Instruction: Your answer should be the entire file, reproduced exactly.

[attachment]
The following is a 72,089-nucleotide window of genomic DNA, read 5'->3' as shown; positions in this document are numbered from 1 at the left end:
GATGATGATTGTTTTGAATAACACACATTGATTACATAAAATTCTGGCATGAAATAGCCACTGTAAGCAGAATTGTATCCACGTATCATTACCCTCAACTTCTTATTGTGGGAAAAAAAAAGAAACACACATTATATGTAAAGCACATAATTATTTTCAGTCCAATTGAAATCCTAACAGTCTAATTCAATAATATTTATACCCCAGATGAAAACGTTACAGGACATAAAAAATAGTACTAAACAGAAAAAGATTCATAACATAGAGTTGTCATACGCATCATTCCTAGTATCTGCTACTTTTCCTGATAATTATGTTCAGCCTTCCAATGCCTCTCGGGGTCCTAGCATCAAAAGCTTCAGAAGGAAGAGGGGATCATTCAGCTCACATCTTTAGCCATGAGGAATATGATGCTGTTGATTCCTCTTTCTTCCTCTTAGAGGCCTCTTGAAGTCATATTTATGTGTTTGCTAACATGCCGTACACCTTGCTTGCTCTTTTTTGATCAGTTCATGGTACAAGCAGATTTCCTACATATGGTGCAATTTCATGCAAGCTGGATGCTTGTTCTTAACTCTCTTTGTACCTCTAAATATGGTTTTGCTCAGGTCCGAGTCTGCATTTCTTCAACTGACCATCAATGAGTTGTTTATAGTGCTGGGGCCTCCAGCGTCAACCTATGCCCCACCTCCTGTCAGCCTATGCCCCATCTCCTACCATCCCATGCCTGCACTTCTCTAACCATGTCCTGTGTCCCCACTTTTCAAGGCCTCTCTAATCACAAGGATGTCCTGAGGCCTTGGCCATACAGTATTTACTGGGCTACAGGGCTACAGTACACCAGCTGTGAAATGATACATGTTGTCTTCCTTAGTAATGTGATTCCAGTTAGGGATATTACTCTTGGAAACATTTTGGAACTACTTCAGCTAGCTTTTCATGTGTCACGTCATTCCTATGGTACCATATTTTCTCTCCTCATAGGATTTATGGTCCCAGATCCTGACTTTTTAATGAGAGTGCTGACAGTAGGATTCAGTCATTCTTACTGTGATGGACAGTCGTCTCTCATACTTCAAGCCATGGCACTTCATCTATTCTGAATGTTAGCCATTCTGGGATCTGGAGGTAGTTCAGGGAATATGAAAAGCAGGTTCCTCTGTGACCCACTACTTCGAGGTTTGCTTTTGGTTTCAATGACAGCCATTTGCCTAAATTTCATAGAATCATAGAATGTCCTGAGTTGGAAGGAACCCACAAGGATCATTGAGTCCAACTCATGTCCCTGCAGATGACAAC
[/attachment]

The following is a 72,089-nucleotide window of genomic DNA, read 5'->3' as shown; positions in this document are numbered from 1 at the left end:
GATGATGATTGTTTTGAATAACACACATTGATTACATAAAATTCTGGCATGAAATAGCCACTGTAAGCAGAATTGTATCCACGTATCATTACCCTCAACTTCTTATTGTGGGAAAAAAAAAGAAACACACATTATATGTAAAGCACATAATTATTTTCAGTCCAATTGAAATCCTAACAGTCTAATTCAATAATATTTATACCCCAGATGAAAACGTTACAGGACATAAAAAATAGTACTAAACAGAAAAAGATTCATAACATAGAGTTGTCATACGCATCATTCCTAGTATCTGCTACTTTTCCTGATAATTATGTTCAGCCTTCCAATGCCTCTCGGGGTCCTAGCATCAAAAGCTTCAGAAGGAAGAGGGGATCATTCAGCTCACATCTTTAGCCATGAGGAATATGATGCTGTTGATTCCTCTTTCTTCCTCTTAGAGGCCTCTTGAAGTCATATTTATGTGTTTGCTAACATGCCGTACACCTTGCTTGCTCTTTTTTGATCAGTTCATGGTACAAGCAGATTTCCTACATATGGTGCAATTTCATGCAAGCTGGATGCTTGTTCTTAACTCTCTTTGTACCTCTAAATATGGTTTTGCTCAGGTCCGAGTCTGCATTTCTTCAACTGACCATCAATGAGTTGTTTATAGTGCTGGGGCCTCCAGCGTCAACCTATGCCCCACCTCCTGTCAGCCTATGCCCCATCTCCTACCATCCCATGCCTGCACTTCTCTAACCATGTCCTGTGTCCCCACTTTTCAAGGCCTCTCTAATCACAAGGATGTCCTGAGGCCTTGGCCATACAGTATTTACTGGGCTACAGGGCTACAGTACACCAGCTGTGAAATGATACATGTTGTCTTCCTTAGTAATGTGATTCCAGTTAGGGATATTACTCTTGGAAACATTTTGGAACTACTTCAGCTAGCTTTTCATGTGTCACGTCATTCCTATGGTACCATATTTTCTCTCCTCATAGGATTTATGGTCCCAGATCCTGACTTTTTAATGAGAGTGCTGACAGTAGGATTCAGTCATTCTTACTGTGATGGACAGTCGTCTCTCATACTTCAAGCCATGGCACTTCATCTATTCTGAATGTTAGCCATTCTGGGATCTGGAGGTAGTTCAGGGAATATGAAAAGCAGGTTCCTCTGTGACCCACTACTTCGAGGTTTGCTTTTGGTTTCAATGACAGCCATTTGCCTAAATTTCATAGAATCATAGAATGTCCTGAGTTGGAAGGAACCCACAAGGATCATTGAGTCCAACTCATGTCCCTGCAGATGACAAC